The dependability of test results from fuel quality analysis and the fuel density used in quantity measurement calculations is based on proper sample methods being followed.
The sampling device is installed at the point of Custody Transfer, which is typically at the ship bunker manifold, which is the preferred location for joint sampling in agreement with the fuel supplier (this is very important in case to any future quality disputes).
The Chief Engineer must examine the quality of the fuel given by the bunker barge supplier when the barge first arrives. They accomplish this by validating the quality and quantity of fuel mentioned on the Bunker Delivery Note (B.D.N).
“Details of fuel oil for combustion purposes delivered to and utilized on board shall be recorded by means of a Bunker Delivery Note,” according to MARPOL standards. As a result, a BDN should be presented for each delivery and fuel grade delivered, and it should be stored on board and easily accessible for inspection at all times. The ship and the provider are both required to keep it for three years after the fuel oil has been delivered.
The BDN must include information such as the receiving ship’s name and IMO number, the bunkering port, the date the bunkering began, the name, address, and phone number of the marine fuel oil supplier, the product name and grade, the quantity in metric tones, the density at 15 0C in kg/m3, and the sulphur content in percentage by mass.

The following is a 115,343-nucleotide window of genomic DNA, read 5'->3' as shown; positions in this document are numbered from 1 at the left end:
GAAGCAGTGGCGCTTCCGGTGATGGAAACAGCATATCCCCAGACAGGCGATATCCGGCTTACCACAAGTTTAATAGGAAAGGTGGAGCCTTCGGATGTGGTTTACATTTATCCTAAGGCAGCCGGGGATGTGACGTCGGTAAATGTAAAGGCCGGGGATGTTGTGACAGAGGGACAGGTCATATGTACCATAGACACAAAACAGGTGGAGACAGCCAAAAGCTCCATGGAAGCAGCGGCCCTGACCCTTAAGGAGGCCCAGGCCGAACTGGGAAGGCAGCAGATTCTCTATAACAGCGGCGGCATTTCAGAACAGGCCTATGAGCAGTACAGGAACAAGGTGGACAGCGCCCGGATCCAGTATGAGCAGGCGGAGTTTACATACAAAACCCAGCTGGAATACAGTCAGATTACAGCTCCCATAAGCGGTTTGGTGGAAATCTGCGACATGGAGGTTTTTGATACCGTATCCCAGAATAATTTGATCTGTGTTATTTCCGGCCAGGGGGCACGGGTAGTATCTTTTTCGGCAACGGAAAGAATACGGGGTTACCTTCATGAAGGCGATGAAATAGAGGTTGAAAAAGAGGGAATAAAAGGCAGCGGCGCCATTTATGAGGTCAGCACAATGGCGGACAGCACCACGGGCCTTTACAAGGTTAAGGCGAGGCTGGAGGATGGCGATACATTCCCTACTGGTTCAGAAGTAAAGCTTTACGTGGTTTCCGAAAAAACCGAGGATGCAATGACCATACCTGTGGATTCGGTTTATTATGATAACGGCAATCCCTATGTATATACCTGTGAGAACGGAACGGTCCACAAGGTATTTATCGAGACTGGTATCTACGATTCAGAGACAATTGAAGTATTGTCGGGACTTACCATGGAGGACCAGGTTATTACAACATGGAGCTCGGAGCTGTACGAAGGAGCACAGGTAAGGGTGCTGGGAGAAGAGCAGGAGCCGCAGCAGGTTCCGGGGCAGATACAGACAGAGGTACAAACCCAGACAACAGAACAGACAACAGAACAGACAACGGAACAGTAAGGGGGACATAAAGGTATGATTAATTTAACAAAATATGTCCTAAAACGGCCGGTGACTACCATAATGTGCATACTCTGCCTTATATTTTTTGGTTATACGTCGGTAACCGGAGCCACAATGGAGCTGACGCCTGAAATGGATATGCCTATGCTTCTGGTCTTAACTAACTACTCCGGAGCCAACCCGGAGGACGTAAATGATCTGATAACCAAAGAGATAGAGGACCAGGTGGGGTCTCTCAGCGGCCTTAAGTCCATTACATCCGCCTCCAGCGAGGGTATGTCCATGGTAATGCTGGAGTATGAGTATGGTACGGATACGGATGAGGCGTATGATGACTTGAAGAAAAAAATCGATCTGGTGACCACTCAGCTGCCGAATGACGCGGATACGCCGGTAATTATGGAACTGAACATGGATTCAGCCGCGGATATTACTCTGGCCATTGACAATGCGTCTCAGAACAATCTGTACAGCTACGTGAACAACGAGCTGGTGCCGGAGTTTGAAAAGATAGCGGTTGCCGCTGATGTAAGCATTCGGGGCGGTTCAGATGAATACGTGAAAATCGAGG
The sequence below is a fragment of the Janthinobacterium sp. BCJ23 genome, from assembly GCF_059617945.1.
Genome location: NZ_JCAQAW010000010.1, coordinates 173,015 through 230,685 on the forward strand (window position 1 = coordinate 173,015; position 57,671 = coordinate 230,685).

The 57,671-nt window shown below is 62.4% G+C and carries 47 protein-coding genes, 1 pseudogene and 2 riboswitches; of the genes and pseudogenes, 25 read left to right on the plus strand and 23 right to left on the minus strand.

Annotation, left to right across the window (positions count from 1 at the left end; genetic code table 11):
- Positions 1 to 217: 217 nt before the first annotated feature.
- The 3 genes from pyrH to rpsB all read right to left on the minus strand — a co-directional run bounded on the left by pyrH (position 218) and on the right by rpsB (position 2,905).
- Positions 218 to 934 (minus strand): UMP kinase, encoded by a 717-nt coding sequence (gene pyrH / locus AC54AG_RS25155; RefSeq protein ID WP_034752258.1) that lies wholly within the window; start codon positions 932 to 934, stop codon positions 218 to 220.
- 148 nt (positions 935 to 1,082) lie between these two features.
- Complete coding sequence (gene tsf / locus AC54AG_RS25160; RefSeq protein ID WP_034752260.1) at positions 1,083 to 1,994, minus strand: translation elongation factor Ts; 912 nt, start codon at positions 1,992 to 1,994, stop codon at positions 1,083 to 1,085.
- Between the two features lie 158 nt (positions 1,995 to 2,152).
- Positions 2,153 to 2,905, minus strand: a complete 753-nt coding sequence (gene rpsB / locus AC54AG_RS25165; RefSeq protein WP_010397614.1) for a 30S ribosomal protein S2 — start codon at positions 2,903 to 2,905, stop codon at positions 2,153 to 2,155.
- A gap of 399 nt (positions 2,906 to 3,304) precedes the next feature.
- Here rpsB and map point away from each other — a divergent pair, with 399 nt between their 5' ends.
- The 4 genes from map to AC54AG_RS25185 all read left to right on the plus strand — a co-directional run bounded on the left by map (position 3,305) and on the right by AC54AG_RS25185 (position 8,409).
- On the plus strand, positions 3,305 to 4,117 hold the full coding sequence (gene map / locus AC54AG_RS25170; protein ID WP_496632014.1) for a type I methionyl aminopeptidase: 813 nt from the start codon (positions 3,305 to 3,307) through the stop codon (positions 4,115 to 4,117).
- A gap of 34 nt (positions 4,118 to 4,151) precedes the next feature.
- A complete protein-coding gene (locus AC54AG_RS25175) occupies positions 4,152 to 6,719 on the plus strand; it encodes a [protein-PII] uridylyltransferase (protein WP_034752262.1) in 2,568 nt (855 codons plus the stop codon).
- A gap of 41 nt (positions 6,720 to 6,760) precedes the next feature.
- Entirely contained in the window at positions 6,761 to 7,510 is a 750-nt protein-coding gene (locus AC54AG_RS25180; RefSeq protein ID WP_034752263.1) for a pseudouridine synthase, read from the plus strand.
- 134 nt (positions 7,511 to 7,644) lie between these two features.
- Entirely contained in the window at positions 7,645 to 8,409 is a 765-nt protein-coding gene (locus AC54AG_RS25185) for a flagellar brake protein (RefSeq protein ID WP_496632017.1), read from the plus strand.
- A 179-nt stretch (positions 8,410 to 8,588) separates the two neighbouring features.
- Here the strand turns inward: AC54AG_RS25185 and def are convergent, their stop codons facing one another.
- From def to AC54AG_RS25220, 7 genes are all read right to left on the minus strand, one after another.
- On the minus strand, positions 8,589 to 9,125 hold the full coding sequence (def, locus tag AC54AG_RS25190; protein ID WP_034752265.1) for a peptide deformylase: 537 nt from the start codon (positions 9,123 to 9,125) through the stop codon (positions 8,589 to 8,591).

The IMO further suggests to include the seal number of the MARPOL Annex VI fuel sample on the BDN for cross-referencing reasons, as well as a declaration signed and validated by the supplier’s representative declaring that the fuel complies with MARPOL Annex VI.
The BDN may be prepared prior to delivery in some situations, but this will not reflect the realities of the delivery.
It is very important to note that you should NEVER sign the BDN, sample labels, or any other document until the bunkering operation is complete.
The Chief Engineer will decide which tanks will receive the fuel before the barge arrives, and the contents of each receiving tank should then be measured and documented. These should ideally be empty, as different types of fuel may not be compatible. Blending fuels should be avoided unless absolutely necessary, as it can cause operational issues.